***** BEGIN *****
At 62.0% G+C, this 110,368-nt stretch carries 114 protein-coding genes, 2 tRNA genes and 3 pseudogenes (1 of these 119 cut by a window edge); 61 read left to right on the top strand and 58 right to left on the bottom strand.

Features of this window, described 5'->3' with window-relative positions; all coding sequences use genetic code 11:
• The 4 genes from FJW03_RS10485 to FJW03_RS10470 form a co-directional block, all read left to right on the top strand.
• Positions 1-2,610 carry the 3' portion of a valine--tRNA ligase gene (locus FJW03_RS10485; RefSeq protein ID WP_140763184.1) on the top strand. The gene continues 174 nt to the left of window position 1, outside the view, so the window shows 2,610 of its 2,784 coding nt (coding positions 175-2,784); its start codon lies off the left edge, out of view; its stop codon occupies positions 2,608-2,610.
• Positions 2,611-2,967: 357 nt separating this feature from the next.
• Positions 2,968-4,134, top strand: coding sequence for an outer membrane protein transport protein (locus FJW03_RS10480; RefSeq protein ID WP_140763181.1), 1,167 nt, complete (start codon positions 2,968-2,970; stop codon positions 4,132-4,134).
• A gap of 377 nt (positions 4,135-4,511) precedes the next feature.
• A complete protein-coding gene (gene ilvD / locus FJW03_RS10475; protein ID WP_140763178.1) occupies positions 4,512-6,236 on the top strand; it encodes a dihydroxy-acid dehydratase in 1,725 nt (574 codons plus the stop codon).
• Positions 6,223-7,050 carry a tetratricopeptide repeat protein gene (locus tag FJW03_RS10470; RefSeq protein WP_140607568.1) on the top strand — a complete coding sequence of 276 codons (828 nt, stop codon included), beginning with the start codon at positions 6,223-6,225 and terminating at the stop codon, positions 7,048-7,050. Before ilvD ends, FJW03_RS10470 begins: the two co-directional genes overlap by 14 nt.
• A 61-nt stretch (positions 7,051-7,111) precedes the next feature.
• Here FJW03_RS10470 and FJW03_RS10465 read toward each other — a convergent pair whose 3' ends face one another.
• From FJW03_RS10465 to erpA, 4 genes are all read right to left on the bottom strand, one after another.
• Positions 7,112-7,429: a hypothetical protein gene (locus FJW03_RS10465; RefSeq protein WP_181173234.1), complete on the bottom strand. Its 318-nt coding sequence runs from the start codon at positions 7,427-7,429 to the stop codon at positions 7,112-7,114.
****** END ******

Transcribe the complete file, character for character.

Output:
At 62.0% G+C, this 110,368-nt stretch carries 114 protein-coding genes, 2 tRNA genes and 3 pseudogenes (1 of these 119 cut by a window edge); 61 read left to right on the top strand and 58 right to left on the bottom strand.

Features of this window, described 5'->3' with window-relative positions; all coding sequences use genetic code 11:
• The 4 genes from FJW03_RS10485 to FJW03_RS10470 form a co-directional block, all read left to right on the top strand.
• Positions 1-2,610 carry the 3' portion of a valine--tRNA ligase gene (locus FJW03_RS10485; RefSeq protein ID WP_140763184.1) on the top strand. The gene continues 174 nt to the left of window position 1, outside the view, so the window shows 2,610 of its 2,784 coding nt (coding positions 175-2,784); its start codon lies off the left edge, out of view; its stop codon occupies positions 2,608-2,610.
• Positions 2,611-2,967: 357 nt separating this feature from the next.
• Positions 2,968-4,134, top strand: coding sequence for an outer membrane protein transport protein (locus FJW03_RS10480; RefSeq protein ID WP_140763181.1), 1,167 nt, complete (start codon positions 2,968-2,970; stop codon positions 4,132-4,134).
• A gap of 377 nt (positions 4,135-4,511) precedes the next feature.
• A complete protein-coding gene (gene ilvD / locus FJW03_RS10475; protein ID WP_140763178.1) occupies positions 4,512-6,236 on the top strand; it encodes a dihydroxy-acid dehydratase in 1,725 nt (574 codons plus the stop codon).
• Positions 6,223-7,050 carry a tetratricopeptide repeat protein gene (locus tag FJW03_RS10470; RefSeq protein WP_140607568.1) on the top strand — a complete coding sequence of 276 codons (828 nt, stop codon included), beginning with the start codon at positions 6,223-6,225 and terminating at the stop codon, positions 7,048-7,050. Before ilvD ends, FJW03_RS10470 begins: the two co-directional genes overlap by 14 nt.
• A 61-nt stretch (positions 7,051-7,111) precedes the next feature.
• Here FJW03_RS10470 and FJW03_RS10465 read toward each other — a convergent pair whose 3' ends face one another.
• From FJW03_RS10465 to erpA, 4 genes are all read right to left on the bottom strand, one after another.
• Positions 7,112-7,429: a hypothetical protein gene (locus FJW03_RS10465; RefSeq protein WP_181173234.1), complete on the bottom strand. Its 318-nt coding sequence runs from the start codon at positions 7,427-7,429 to the stop codon at positions 7,112-7,114.